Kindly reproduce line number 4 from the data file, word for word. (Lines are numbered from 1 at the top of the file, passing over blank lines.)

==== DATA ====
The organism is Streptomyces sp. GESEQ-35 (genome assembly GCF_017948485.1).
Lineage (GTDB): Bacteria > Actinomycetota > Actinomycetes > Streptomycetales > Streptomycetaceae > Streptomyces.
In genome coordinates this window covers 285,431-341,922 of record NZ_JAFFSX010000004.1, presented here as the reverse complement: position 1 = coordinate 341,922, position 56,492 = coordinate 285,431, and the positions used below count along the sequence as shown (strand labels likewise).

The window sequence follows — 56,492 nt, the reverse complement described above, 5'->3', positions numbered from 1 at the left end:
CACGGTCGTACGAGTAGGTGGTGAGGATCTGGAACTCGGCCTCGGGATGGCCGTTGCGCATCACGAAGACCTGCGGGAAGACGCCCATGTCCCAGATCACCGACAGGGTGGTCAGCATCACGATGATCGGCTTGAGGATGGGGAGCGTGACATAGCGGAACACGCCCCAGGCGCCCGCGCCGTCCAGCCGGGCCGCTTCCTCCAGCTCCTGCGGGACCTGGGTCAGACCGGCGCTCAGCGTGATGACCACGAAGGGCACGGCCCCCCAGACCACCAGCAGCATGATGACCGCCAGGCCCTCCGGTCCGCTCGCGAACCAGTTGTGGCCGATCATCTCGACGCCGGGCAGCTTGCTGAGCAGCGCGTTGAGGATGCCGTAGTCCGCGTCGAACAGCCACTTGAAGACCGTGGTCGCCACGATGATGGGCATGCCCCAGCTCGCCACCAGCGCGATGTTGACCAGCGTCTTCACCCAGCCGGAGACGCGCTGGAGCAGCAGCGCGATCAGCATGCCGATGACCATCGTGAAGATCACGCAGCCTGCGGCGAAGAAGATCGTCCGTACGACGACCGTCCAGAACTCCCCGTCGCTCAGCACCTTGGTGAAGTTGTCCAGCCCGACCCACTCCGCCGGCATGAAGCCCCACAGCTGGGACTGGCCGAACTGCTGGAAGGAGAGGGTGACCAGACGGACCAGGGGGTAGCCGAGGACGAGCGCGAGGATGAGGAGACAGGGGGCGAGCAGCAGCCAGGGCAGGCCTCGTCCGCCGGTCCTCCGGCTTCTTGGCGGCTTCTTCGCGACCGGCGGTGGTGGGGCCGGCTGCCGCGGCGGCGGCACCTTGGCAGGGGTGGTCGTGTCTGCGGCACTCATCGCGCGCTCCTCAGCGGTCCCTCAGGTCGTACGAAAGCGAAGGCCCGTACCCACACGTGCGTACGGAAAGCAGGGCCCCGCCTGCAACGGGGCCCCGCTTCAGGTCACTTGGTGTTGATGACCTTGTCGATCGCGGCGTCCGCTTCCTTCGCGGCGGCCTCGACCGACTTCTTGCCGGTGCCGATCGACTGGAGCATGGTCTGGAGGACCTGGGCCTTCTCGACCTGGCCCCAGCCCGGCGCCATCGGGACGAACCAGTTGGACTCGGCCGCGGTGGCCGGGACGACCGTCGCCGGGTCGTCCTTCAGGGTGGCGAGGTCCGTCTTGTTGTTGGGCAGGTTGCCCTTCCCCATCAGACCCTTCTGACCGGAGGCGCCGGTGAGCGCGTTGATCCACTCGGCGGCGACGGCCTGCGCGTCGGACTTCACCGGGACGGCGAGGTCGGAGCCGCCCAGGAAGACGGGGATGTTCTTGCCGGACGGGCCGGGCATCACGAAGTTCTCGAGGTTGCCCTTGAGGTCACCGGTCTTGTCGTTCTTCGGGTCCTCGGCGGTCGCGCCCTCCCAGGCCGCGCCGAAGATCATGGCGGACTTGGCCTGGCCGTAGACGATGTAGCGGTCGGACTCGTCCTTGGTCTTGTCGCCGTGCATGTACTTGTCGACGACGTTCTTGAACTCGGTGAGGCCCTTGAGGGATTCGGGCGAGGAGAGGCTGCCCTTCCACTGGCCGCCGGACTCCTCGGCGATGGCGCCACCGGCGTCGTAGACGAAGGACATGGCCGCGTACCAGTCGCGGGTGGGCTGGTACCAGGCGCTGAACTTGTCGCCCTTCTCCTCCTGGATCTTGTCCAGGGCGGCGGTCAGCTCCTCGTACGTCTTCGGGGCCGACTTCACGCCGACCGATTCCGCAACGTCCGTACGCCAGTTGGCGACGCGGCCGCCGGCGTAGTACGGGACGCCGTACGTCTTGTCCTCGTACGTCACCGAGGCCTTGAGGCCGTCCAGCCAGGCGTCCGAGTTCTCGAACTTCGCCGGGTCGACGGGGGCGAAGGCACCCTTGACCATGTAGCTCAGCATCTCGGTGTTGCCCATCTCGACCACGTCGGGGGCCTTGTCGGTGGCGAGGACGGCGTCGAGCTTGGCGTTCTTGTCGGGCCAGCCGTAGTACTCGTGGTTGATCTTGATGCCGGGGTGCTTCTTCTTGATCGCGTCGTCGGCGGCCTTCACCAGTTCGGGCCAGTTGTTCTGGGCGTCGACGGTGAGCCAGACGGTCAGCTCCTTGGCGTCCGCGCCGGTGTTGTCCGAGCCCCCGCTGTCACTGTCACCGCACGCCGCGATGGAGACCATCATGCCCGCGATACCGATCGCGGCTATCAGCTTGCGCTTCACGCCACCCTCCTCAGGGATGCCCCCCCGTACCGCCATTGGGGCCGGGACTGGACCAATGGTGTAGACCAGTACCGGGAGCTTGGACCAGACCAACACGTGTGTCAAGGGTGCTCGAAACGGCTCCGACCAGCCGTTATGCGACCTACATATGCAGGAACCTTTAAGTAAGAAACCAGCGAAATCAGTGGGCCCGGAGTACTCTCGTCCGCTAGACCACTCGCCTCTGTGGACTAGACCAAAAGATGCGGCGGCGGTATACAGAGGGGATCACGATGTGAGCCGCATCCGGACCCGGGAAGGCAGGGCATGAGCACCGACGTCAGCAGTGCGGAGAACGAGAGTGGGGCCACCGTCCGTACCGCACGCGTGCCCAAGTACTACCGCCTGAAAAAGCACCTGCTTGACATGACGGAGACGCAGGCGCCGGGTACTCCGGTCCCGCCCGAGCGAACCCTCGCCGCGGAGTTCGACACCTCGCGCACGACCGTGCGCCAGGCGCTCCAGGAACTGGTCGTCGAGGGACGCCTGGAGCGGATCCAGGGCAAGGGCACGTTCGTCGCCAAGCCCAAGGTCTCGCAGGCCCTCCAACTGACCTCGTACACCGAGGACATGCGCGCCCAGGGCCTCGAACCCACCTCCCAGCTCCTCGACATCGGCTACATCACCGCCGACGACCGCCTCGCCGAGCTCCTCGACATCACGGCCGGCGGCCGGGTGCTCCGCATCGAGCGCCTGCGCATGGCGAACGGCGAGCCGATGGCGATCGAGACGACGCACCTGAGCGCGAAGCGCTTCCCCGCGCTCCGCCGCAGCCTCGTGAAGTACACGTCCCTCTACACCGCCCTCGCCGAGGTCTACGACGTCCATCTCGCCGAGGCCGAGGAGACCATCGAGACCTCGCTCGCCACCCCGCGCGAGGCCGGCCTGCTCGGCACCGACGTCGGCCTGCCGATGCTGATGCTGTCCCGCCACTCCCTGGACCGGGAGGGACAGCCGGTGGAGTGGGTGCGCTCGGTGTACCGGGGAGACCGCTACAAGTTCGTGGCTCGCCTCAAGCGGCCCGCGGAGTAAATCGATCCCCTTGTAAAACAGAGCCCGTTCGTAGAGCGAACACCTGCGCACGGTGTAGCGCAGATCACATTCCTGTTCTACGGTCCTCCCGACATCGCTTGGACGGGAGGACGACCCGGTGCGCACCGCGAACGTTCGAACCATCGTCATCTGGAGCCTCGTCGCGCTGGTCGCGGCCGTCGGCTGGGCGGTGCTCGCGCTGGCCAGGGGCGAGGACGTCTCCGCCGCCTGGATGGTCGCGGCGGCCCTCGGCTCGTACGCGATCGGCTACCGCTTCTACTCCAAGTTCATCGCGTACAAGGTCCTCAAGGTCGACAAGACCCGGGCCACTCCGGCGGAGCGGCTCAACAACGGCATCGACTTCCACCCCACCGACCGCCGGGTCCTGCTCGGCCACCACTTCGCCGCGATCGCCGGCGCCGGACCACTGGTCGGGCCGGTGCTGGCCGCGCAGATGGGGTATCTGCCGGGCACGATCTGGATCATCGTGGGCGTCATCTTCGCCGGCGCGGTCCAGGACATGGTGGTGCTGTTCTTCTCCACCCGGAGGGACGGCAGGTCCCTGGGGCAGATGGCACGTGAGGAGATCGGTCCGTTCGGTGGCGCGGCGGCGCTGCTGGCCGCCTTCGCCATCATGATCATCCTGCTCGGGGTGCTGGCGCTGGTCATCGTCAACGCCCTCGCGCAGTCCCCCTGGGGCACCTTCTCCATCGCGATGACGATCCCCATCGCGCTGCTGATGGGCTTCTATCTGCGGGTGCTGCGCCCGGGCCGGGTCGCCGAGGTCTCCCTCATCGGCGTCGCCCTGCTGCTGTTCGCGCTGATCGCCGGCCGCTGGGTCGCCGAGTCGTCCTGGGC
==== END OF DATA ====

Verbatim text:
The window sequence follows — 56,492 nt, the reverse complement described above, 5'->3', positions numbered from 1 at the left end: